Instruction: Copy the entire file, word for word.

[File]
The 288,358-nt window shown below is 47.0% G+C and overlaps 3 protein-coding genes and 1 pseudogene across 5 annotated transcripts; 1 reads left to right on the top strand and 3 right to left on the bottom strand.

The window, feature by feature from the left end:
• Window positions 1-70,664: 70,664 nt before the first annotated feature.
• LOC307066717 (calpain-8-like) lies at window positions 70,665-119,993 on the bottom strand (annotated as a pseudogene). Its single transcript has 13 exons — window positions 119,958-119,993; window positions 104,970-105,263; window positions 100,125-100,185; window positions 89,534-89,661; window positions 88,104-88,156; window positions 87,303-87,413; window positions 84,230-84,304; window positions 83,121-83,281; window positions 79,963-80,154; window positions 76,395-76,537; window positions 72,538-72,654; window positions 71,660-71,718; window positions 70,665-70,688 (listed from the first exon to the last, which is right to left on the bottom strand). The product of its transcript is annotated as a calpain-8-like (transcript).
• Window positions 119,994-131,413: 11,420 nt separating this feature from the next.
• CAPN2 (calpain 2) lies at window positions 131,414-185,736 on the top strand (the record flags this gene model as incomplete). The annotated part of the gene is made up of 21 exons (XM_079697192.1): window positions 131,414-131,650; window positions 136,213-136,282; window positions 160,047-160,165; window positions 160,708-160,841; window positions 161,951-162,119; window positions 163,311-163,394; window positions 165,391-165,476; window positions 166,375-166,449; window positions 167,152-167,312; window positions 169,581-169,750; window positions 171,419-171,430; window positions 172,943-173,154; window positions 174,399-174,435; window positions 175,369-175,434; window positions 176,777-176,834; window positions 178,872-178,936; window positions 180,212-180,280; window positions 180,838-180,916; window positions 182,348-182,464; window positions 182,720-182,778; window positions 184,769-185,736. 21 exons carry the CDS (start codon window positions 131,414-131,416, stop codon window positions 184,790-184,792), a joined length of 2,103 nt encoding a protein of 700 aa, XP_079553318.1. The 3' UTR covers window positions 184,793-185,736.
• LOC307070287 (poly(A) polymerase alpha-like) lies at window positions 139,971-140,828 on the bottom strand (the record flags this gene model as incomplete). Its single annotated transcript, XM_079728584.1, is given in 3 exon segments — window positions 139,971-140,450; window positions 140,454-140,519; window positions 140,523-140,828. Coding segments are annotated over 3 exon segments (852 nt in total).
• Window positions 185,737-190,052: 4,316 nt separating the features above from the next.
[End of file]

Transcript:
The 288,358-nt window shown below is 47.0% G+C and overlaps 3 protein-coding genes and 1 pseudogene across 5 annotated transcripts; 1 reads left to right on the top strand and 3 right to left on the bottom strand.

The window, feature by feature from the left end:
• Window positions 1-70,664: 70,664 nt before the first annotated feature.
• LOC307066717 (calpain-8-like) lies at window positions 70,665-119,993 on the bottom strand (annotated as a pseudogene). Its single transcript has 13 exons — window positions 119,958-119,993; window positions 104,970-105,263; window positions 100,125-100,185; window positions 89,534-89,661; window positions 88,104-88,156; window positions 87,303-87,413; window positions 84,230-84,304; window positions 83,121-83,281; window positions 79,963-80,154; window positions 76,395-76,537; window positions 72,538-72,654; window positions 71,660-71,718; window positions 70,665-70,688 (listed from the first exon to the last, which is right to left on the bottom strand). The product of its transcript is annotated as a calpain-8-like (transcript).
• Window positions 119,994-131,413: 11,420 nt separating this feature from the next.
• CAPN2 (calpain 2) lies at window positions 131,414-185,736 on the top strand (the record flags this gene model as incomplete). The annotated part of the gene is made up of 21 exons (XM_079697192.1): window positions 131,414-131,650; window positions 136,213-136,282; window positions 160,047-160,165; window positions 160,708-160,841; window positions 161,951-162,119; window positions 163,311-163,394; window positions 165,391-165,476; window positions 166,375-166,449; window positions 167,152-167,312; window positions 169,581-169,750; window positions 171,419-171,430; window positions 172,943-173,154; window positions 174,399-174,435; window positions 175,369-175,434; window positions 176,777-176,834; window positions 178,872-178,936; window positions 180,212-180,280; window positions 180,838-180,916; window positions 182,348-182,464; window positions 182,720-182,778; window positions 184,769-185,736. 21 exons carry the CDS (start codon window positions 131,414-131,416, stop codon window positions 184,790-184,792), a joined length of 2,103 nt encoding a protein of 700 aa, XP_079553318.1. The 3' UTR covers window positions 184,793-185,736.
• LOC307070287 (poly(A) polymerase alpha-like) lies at window positions 139,971-140,828 on the bottom strand (the record flags this gene model as incomplete). Its single annotated transcript, XM_079728584.1, is given in 3 exon segments — window positions 139,971-140,450; window positions 140,454-140,519; window positions 140,523-140,828. Coding segments are annotated over 3 exon segments (852 nt in total).
• Window positions 185,737-190,052: 4,316 nt separating the features above from the next.